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Check Out Ben Thompson’s Story

Today we’d like to introduce you to Ben Thompson.

Hi Ben, we’re thrilled to have a chance to learn your story today. So, before we get into specifics, maybe you can briefly walk us through how you got to where you are today?
I started doing comedy in June of 2017. I was spending the summer in LA working before my senior year of college and up to that point, I never even considered being a comedian. For 21 years, my life revolved around soccer. And it wasn’t until my junior year of college when I realized, “You know, this soccer thing might not work out… Now what am I going to do?” The back-up plan was to be a politician, lawyer, or a movie producer. You know, something sensible, lucrative, and would make years of education not a waste of time. But I didn’t love any of it. However, I’d always been a funny person, I always loved performing, I loved making funny sketches/videos, and I had enough people tell me “you should try stand up” to go “Screw it, why not”. I did my first open mic in front of two people. I bombed for 7 minutes and it was the most amazing 7 minutes of my life. I knew it was what I was supposed to do. I took the rest of the year to finish my degree/soccer career. Then in April 2018, the night I graduated, I got up at an open mic again and I haven’t stopped since!

I’m sure you wouldn’t say it’s been obstacle free, but so far would you say the journey have been a fairly smooth road?
Completely smooth. Zero obstacles. My comedy career has been a Boulevard of Green Lights (Kidding of course. However, I do want to know if anyone has told you they haven’t had any struggles. If they have, kind of legendary!). Absolutely there have been challenges. I’m a pretty pragmatic guy so there have been MANY nights where I’m waiting three hours to do three minutes at 1am on a Sunday night thinking “Is this really worth it?” I also struggle with the social side of comedy. A lot of the gigs you get early on are from the friends you make. In comedy, you always hear, “be a good hang”. I’m a horrible hang! I am not social at all and the whole process of being social makes me want to drive my car off the Santa Monica Pier. Starting out, the difficulties are endless — you do a lot of spots that are bad comedy environments (like tents under freeways), you have to balance comedy with a full-time job (I work 10-hour shifts M-F), and then you have to try and get a good read on a joke that you’re doing in front of a room full of comics (The reality is, comics aren’t real people. But that’s why we love them!) The whole process of “making it” in comedy is a struggle. But I look at it like surfing. About 1% of surfing is actually riding a good wave. The rest is paddling, crashing, and taking in water. When you start comedy, about 1% is murdering in front of a packed crowd. The rest is begging for stage time, bombing, and taking crap. But if you wanna make it, you gotta love to paddle! *I also don’t surf and I haven’t made it so, what the hell do I know.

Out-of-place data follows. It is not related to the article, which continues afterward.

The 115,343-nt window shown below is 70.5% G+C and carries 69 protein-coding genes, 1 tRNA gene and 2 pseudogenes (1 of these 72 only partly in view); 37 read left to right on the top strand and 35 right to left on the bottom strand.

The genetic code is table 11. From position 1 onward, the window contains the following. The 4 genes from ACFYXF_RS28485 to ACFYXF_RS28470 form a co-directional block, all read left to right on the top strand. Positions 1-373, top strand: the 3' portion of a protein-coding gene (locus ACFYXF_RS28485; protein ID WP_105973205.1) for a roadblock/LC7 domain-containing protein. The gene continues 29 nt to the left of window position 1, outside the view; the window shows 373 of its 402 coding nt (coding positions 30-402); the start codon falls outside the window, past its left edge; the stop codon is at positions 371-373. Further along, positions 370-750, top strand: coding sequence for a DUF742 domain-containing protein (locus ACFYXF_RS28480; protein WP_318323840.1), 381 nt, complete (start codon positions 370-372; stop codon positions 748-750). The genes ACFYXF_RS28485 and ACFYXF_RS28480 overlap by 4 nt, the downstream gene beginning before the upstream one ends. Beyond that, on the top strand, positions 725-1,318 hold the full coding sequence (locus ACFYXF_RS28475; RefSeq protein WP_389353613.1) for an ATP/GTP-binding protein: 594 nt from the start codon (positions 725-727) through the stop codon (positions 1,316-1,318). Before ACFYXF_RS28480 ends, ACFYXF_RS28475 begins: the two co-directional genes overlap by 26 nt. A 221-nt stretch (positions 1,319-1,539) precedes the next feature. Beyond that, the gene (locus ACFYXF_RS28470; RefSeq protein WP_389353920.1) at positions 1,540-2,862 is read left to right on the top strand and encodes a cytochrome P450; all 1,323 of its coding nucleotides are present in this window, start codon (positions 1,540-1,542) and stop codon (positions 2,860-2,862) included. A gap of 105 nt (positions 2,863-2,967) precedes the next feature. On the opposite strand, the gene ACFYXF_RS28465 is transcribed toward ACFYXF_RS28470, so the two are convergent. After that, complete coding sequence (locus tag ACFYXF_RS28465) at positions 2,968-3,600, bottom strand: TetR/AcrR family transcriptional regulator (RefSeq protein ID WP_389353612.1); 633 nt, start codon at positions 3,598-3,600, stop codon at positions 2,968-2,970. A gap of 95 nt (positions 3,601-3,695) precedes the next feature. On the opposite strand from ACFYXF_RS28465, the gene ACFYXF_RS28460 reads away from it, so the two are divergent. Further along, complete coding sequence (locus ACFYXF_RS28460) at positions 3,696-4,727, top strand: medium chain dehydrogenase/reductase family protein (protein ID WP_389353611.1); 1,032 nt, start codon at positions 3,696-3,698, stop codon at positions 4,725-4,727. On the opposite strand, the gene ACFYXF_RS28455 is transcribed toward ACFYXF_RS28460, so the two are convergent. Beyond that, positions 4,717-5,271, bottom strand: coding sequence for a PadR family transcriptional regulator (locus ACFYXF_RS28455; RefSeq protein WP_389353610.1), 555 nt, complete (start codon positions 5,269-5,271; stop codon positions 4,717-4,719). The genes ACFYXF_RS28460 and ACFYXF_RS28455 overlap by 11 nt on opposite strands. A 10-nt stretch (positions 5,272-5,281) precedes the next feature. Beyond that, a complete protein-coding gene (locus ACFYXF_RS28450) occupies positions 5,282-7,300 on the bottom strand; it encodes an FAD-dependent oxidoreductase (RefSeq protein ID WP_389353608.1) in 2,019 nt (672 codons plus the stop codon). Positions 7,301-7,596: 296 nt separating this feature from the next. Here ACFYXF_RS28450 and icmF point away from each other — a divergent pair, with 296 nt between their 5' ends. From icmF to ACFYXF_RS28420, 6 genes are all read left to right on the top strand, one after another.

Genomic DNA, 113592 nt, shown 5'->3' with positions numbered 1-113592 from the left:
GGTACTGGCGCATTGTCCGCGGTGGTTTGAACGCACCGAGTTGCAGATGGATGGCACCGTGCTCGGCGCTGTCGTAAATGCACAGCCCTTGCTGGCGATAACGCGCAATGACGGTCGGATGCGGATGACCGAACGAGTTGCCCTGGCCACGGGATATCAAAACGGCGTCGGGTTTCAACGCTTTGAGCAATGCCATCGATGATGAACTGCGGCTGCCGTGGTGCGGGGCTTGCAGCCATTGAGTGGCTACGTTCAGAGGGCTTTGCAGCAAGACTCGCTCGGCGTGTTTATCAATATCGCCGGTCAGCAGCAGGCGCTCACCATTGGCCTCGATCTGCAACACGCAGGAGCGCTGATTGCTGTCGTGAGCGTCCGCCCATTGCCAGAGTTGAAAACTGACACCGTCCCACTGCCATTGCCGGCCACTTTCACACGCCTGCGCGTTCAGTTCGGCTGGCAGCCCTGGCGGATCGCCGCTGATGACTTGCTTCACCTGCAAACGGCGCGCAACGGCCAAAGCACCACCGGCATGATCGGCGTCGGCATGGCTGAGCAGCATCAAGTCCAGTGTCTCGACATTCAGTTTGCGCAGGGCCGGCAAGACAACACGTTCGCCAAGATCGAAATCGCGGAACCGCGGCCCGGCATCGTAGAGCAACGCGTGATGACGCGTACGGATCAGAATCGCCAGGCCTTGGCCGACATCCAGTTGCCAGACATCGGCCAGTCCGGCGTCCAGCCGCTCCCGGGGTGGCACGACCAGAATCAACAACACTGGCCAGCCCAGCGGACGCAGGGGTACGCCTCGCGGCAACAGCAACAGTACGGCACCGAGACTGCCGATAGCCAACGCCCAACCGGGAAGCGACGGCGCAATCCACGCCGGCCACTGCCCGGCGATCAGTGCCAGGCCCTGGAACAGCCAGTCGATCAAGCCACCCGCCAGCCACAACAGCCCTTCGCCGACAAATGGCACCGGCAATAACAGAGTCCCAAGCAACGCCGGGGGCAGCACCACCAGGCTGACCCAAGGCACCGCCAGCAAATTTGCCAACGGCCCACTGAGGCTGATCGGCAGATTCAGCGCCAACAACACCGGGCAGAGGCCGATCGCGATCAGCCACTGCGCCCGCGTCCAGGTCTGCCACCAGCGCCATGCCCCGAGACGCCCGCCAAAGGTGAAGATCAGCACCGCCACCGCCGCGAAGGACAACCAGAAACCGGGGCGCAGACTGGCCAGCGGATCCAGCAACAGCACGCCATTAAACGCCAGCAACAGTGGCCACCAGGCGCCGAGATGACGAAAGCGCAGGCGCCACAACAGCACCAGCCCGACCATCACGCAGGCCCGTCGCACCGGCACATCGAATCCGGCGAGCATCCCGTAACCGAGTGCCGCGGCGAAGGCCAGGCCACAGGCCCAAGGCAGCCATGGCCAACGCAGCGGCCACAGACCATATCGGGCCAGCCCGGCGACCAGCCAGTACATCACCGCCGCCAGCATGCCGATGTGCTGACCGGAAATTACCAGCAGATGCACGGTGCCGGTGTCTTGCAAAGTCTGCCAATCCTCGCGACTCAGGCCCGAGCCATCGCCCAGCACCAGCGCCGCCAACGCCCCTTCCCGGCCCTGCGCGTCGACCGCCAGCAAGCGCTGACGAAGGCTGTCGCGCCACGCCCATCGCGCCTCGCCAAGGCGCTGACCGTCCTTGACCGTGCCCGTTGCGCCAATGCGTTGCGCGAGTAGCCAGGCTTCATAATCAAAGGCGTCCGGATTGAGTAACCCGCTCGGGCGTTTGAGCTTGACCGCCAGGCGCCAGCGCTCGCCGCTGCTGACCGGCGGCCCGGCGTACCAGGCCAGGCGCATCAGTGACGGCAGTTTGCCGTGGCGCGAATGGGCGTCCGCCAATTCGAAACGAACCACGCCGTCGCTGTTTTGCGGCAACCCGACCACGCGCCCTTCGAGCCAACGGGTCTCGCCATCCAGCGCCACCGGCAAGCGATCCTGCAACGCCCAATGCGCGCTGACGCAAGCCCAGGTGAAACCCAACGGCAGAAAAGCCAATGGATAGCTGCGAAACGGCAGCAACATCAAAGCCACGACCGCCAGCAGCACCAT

Thanks for sharing that. So, maybe next you can tell us a bit more about your work?
The main focus is stand-up. Nothing makes me happier than coming up with an original bit, crafting it, and having it work on stage. You can’t beat making people laugh live. But I also make a lot of sketches and shorts, which is incredibly rewarding. In most cases, the people I get work with are WAY more talented than me so when we all put our heads together, we come up with stuff I’m incredibly proud of. Much like stand-up, there’s nothing like getting a text from a comic with a really dumb idea, like, “what if a guy from Queens was an Olympic Figure Skater?” and from that sentence, you write something, shoot it, edit it, and then see it get a bunch of views. That validation is addicting (and that’s why anyone gets into entertainment, right?) I wear many hats — performer, writer, actor, editor, director, etc.– but at the end of the day, I’m just a comedian because all I care about is jokes. All I care about is the funny, no matter how it’s delivered or what role I’m playing. And, oddly enough, I think that actually sets me apart. Comedy has gotten very serious. Most of the “comedy” we watch now is political, dramatic, lecture-like. All I care about is laughs. Anything away from that is a distraction and an excuse to not be funny.

Can you talk to us a bit about the role of luck?
Oh. It’s everything! Comedy, more than any other art, in my opinion, is a direct reflection of your life and experiences. And you don’t really get to choose the life you live, just how you interpret it (and I’m lucky enough I have an ability to interpret it funny!). For example, my favorite joke in my act is making fun of churches, and it came out of studying in Spain, where there are churches EVERYWHERE and you end up touring 300 of them. I’m beyond lucky I got the opportunity to go to Spain in the first place and ever luckier I was able to find the funny in it. On top of that, I’m lucky to live in a time when comedy has never been in higher demand; I’m lucky to live in a time when you can create content on your own (without a tv show or a movie deal); I’m lucky I grew up with incredibly supportive family (some comics would say this is a disadvantage believe it or not); it goes on… But I believe you create your own luck. All you can control is working hard, being funny, and being a good person. Everything else is out of your hands because you can’t control how people feel and think. But I believe if you’re steadfast in your effort, undeniably funny, and not a jerk, the opportunities come.

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Image Credits:

Troy Linton (Just for the one of me holding the dog)

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